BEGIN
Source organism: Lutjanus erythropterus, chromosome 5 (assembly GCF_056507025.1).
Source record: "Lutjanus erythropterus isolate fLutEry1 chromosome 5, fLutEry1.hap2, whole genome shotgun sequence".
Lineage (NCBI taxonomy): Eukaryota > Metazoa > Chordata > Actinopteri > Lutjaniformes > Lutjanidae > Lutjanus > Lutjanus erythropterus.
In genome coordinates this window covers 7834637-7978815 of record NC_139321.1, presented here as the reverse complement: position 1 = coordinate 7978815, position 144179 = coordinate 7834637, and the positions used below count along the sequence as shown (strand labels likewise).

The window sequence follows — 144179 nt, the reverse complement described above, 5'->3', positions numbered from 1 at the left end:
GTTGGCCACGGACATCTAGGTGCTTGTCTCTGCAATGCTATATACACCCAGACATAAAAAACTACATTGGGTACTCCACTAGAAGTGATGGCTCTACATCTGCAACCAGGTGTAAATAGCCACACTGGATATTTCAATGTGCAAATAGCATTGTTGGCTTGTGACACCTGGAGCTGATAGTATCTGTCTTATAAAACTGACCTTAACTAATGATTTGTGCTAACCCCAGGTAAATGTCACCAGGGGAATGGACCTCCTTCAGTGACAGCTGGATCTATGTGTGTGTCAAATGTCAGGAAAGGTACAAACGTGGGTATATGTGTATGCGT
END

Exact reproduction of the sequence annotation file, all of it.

Source organism: Lutjanus erythropterus, chromosome 5 (assembly GCF_056507025.1).
Source record: "Lutjanus erythropterus isolate fLutEry1 chromosome 5, fLutEry1.hap2, whole genome shotgun sequence".
Lineage (NCBI taxonomy): Eukaryota > Metazoa > Chordata > Actinopteri > Lutjaniformes > Lutjanidae > Lutjanus > Lutjanus erythropterus.
In genome coordinates this window covers 7834637-7978815 of record NC_139321.1, presented here as the reverse complement: position 1 = coordinate 7978815, position 144179 = coordinate 7834637, and the positions used below count along the sequence as shown (strand labels likewise).

The window sequence follows — 144179 nt, the reverse complement described above, 5'->3', positions numbered from 1 at the left end:
GTTGGCCACGGACATCTAGGTGCTTGTCTCTGCAATGCTATATACACCCAGACATAAAAAACTACATTGGGTACTCCACTAGAAGTGATGGCTCTACATCTGCAACCAGGTGTAAATAGCCACACTGGATATTTCAATGTGCAAATAGCATTGTTGGCTTGTGACACCTGGAGCTGATAGTATCTGTCTTATAAAACTGACCTTAACTAATGATTTGTGCTAACCCCAGGTAAATGTCACCAGGGGAATGGACCTCCTTCAGTGACAGCTGGATCTATGTGTGTGTCAAATGTCAGGAAAGGTACAAACGTGGGTATATGTGTATGCGT